At that period, in first years of the 20th century, the committee of the Jewish community of Tluste was mostly composed of Vizhnitz Hasidim. The community leader was Chaim Nagler. The Chortkov Hasidim did not accept this situation. In the elections to the community council, which took place in 1908 and 1913, a difficult struggle took place between the Chortkov Hasidim and the Vizhnitz Hasidim. The leader of the Vizhnitz Hasidim was an old rabbi, R' Pinchas Chodorov, and his helper was Yitzchak Shechner. Leading the fight on the Chortkov Hasidim side were the estate owners Eli Albin and Baruch–Itsi Vitashka. In the 1913 elections, the Chortkov Hasidim won but the departing community leader, Chaim Nagler, refused to hand over the community legers and only with the help of the police were they able to take them from him. Since then, and until the First World War, the community leader was R' Baruch–Isti Vitashka from the Chortkov Hasidim. After the triumph of the Chortkov Hasidim both sides reconciled and the opponents made peace with each other. Since then, the matters of the community ran peacefully and quietly until the outbreak of the First World War in August 1914.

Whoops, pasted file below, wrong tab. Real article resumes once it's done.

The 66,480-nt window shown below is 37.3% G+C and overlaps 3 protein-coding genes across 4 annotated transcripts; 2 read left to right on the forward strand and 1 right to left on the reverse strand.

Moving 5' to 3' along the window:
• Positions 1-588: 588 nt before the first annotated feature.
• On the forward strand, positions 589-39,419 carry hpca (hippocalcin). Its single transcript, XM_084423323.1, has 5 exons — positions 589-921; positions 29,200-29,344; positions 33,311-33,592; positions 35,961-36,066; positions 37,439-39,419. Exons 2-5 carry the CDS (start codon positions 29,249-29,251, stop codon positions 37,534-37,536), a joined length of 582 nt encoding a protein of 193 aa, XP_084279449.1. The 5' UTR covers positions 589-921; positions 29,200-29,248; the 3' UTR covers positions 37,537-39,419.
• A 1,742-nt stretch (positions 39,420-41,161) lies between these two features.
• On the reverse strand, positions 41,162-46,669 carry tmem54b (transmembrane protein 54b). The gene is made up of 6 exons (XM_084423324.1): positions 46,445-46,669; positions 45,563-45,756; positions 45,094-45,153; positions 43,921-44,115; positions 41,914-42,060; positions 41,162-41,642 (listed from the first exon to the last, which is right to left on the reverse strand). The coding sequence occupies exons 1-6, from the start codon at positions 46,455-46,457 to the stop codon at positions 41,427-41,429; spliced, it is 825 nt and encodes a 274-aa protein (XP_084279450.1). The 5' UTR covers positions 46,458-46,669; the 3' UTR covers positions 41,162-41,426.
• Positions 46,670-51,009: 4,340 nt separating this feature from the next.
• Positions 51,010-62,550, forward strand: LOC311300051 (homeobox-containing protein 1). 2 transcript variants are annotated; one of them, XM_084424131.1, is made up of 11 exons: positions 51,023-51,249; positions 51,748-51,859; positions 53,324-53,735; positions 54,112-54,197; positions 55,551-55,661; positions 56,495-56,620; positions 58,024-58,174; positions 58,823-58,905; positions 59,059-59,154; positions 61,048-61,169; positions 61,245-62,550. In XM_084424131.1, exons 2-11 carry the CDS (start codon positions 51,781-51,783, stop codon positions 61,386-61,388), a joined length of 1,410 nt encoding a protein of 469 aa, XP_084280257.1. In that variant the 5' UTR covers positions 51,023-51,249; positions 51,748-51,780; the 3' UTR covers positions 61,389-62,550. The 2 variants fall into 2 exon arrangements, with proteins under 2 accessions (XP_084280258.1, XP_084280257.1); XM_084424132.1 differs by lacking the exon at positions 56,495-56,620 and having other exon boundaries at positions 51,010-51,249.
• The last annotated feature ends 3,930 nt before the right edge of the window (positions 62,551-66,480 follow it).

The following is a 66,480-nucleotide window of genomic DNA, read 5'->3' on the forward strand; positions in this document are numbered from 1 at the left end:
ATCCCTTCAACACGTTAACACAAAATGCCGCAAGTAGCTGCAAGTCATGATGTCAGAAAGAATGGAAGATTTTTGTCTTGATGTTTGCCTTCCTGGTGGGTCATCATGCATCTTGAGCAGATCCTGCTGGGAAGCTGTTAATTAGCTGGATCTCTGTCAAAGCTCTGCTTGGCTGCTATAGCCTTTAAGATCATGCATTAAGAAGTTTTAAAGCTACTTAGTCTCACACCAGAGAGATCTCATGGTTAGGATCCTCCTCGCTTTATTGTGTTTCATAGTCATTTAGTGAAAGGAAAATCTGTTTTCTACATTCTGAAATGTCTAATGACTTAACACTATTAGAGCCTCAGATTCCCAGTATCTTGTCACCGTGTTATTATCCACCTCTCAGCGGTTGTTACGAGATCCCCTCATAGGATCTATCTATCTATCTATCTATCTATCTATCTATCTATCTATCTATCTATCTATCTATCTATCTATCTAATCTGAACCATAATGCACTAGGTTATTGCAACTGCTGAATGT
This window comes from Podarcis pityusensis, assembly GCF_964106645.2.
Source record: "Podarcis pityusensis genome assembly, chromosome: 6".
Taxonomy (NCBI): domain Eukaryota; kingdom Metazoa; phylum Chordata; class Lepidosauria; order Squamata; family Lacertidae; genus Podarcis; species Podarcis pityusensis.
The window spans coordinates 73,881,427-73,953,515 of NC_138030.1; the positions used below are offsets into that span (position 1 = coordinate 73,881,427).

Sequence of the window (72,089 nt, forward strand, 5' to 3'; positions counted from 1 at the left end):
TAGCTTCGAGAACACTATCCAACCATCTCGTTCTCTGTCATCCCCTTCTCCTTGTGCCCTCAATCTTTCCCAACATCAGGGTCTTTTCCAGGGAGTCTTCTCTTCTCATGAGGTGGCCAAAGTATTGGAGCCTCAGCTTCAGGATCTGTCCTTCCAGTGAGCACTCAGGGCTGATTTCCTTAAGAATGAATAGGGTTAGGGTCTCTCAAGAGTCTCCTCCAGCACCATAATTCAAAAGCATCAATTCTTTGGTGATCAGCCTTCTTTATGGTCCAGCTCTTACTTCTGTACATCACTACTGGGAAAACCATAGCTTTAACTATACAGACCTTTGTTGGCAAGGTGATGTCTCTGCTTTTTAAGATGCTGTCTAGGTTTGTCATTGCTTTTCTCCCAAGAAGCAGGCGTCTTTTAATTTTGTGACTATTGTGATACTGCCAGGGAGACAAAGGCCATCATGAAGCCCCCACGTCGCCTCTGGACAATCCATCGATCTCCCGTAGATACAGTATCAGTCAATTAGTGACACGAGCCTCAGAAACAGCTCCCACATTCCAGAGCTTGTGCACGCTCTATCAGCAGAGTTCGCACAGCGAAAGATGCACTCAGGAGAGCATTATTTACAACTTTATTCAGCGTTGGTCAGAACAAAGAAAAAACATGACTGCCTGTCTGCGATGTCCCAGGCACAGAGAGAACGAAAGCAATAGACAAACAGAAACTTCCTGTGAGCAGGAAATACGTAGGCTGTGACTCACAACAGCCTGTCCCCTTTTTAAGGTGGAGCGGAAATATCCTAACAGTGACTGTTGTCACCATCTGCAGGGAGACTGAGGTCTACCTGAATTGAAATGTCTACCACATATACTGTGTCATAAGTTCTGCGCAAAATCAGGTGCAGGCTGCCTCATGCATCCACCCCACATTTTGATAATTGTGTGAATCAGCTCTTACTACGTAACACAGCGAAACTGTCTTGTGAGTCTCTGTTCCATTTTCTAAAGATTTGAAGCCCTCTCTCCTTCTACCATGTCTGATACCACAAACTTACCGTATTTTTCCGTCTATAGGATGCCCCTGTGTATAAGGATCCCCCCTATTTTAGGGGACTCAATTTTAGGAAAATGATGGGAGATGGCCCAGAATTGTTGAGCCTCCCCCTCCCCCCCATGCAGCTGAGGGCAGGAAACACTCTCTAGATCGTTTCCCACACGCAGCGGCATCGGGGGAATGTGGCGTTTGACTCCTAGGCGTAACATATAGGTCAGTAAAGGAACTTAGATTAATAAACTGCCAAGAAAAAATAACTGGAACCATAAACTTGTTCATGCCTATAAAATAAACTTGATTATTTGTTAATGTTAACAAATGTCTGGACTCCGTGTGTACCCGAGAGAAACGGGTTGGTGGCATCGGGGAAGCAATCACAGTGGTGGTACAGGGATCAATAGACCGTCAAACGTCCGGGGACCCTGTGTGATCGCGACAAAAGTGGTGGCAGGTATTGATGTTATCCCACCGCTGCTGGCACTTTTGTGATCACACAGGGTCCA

[Page 42]

One winter night

by S. Meltzer

Translated by Sara Mages

One winter night HaBal Shem Tov went
for a dip in the Mikveh named after him,
surely, it is the Mikveh in our town, the town of Tluste,
that maybe today its location is known…

The winter night was a dark cold night,
not a shining moon not a hinting star,
only the snow was white and slightly blue
showing the path to the treading boot…

And HaBal Shem walked fast,
walked straight, no hesitation, no fear,
and after him walked with fear and trembling
and trepidation, the man servant….

But when they entered the bathhouse
it was pitch dark, like never before –
and the servant started to tremble more,
and suddenly he raised his voice with a cry:

“Woe, our rabbi, I do not see a thing…
the darkness is sealed… hurting me a lot…
scratching and scraping… needles in my flesh…
as if skewers are stuck in my head!”

“Don't be afraid! Don't be afraid!” HaBal Shem answered him,
and a smile sounded clearly in his voice:
“These are only icicles not skewers…
God's beautiful wonder and work …

Raise your hand upwards, hold the tail
of one of the hanging icicles and say:
“Candle of frost, candle of frost, please light up
please shine and glow, Let there be light, Let there be light!”

Though there was cheer in the voice
of a man who was mocking and ridiculing a fool,
the servant, not knowing, repeats
the words of HaBal Shems and says:

“Frost candle, frost candle catch on fire and alight
please light up and glow, Let there be light, Let there be light!”
and immediately fire gripped the icicle,
the simple icicle of ice and frost.

And here it is burning, and here it is shining,
splashing sparks, sparks on sparks,